The animal on the cover of Programming WPF, Second Edition, is a kudu. Not to be
confused with kudzu (a purple-flowered vine indigenous to East Asia), the kudu,
native to East Africa, comprises 2 of the 90 species of antelope: lesser kudu (Tragelaphus
imberbis) and greater kudu (Tragelaphus strepsiceros). Both species have coats
of a brownish hue, adorned with white stripes and spots, and a crest of long hair
along the spine. Their coloring and markings help camouflage them from predators
including big cats, wild dogs, eagles, hyenas, and pythons. If alarmed, kudus will
stand very still, making them virtually impossible to spot.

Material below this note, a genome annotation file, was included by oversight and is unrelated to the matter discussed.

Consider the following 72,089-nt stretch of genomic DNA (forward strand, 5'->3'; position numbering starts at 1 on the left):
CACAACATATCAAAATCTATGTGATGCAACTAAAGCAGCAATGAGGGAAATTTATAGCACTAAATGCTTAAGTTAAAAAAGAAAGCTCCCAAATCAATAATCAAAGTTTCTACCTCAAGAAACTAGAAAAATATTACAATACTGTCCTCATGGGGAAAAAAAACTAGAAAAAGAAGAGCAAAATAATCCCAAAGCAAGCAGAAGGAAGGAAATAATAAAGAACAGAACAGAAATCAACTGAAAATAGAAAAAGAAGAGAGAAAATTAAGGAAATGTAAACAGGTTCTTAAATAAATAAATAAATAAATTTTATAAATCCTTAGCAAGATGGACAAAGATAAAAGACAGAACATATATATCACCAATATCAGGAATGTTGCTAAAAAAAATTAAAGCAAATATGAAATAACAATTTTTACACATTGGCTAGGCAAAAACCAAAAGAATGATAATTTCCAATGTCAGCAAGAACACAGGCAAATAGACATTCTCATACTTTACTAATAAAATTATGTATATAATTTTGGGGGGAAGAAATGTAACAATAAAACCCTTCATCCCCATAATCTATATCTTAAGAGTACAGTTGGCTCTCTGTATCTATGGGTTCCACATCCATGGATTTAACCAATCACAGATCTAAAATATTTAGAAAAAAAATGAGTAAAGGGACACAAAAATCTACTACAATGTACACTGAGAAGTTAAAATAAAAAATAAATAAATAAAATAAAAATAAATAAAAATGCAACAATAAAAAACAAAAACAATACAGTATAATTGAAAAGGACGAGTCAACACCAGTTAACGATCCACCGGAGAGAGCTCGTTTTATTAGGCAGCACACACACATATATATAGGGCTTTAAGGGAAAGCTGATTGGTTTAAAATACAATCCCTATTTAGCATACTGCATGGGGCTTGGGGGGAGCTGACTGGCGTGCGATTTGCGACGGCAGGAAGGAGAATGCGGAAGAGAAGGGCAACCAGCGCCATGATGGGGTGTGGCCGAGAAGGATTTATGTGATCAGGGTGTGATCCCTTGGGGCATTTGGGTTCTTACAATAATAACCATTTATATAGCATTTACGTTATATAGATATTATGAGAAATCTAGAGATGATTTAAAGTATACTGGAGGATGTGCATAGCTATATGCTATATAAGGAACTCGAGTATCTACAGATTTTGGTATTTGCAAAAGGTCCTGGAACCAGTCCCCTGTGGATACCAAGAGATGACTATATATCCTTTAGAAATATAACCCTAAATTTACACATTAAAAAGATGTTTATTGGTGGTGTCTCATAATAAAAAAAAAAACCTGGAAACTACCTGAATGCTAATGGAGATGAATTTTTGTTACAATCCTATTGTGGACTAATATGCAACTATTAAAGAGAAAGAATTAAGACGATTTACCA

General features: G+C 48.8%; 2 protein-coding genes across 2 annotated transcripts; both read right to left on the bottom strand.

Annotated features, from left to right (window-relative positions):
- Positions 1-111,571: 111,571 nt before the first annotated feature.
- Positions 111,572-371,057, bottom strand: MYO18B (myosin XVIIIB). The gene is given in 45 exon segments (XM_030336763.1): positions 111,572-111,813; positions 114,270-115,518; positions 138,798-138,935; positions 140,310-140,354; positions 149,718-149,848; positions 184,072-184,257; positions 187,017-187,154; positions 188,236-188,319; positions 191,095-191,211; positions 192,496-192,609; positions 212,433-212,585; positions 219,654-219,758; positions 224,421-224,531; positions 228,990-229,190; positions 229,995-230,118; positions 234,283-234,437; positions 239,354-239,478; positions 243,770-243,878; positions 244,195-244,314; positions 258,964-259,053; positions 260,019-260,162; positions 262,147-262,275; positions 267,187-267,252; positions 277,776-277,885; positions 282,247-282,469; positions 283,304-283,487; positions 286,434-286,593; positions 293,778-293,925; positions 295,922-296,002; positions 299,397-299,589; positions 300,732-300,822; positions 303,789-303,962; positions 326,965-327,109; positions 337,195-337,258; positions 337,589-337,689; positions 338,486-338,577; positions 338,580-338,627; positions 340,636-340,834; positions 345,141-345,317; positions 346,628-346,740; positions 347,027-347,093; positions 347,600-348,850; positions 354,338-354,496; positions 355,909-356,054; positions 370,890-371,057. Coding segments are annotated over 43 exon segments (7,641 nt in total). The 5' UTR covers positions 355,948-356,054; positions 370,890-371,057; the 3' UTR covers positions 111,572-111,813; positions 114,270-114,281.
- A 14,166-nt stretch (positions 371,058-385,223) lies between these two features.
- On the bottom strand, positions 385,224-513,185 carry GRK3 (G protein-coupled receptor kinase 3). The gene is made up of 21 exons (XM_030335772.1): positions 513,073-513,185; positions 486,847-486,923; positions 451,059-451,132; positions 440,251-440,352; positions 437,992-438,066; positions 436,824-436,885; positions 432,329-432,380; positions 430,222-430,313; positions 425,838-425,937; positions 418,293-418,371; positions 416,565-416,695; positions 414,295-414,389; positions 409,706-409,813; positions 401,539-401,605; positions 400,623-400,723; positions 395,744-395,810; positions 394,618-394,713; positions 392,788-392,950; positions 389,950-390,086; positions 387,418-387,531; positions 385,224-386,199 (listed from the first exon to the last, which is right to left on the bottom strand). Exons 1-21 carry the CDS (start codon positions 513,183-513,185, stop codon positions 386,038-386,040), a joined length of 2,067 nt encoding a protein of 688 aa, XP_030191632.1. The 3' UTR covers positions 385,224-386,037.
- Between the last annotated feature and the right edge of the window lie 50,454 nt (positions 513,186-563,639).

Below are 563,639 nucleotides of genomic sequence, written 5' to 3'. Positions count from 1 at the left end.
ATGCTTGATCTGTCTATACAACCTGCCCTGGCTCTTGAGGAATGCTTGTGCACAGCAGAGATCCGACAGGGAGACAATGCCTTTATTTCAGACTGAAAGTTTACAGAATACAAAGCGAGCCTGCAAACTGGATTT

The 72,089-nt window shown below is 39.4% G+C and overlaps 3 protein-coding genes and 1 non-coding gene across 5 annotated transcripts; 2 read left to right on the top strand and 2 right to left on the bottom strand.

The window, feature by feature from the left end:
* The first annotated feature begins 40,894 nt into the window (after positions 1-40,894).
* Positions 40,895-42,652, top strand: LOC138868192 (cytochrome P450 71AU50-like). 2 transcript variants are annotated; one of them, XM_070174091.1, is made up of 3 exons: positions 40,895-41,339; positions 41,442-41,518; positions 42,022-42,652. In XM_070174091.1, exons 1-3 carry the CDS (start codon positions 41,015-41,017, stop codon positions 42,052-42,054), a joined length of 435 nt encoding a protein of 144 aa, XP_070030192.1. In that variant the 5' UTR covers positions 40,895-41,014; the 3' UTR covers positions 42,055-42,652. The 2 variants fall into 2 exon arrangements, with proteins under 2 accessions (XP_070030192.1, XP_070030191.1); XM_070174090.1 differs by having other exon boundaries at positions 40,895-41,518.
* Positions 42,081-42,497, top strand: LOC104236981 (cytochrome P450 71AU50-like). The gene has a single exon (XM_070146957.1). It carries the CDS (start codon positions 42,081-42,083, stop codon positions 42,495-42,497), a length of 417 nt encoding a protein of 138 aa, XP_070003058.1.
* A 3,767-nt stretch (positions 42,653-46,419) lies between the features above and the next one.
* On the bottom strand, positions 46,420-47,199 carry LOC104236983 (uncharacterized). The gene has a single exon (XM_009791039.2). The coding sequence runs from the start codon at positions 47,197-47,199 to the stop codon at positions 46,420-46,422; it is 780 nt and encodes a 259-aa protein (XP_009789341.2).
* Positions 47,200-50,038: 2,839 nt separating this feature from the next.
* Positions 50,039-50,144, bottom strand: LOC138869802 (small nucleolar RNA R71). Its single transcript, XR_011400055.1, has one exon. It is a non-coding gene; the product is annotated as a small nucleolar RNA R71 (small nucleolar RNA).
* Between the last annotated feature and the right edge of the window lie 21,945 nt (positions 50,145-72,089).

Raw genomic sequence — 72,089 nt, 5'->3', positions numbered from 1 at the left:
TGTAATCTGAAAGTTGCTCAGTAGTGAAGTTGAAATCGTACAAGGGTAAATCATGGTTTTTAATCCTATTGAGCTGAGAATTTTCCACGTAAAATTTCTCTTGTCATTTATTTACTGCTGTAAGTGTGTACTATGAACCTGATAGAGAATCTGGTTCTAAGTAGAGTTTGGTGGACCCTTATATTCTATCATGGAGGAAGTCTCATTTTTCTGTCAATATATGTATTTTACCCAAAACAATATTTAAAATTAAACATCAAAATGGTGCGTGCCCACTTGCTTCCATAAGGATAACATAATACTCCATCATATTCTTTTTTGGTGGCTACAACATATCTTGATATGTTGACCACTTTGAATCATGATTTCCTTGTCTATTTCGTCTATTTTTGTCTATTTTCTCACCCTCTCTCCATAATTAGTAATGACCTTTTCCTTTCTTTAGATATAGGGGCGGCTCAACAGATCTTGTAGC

Kudu males are easily distinguished from their distaff counterparts by their twisted
horns, whose myriad traditional applications among African cultures include serving
as musical instruments, honey receptacles, and ritual symbols of male potency.
Males sometimes form small bachelor groups but more often remain solitary and
widely dispersed. Dominance is usually established quickly and peacefully by means
of a lateral display, in which one male kudu stands sideways in front of another,
making himself look as large as possible. Males only join females during mating
season. Female kudus leave their newborns for four or five weeks after birth, but the
calves eventually accompany their mothers, forming small groups of 6–10 females
and offspring. Calves grow rapidly and are fairly independent by six months of age.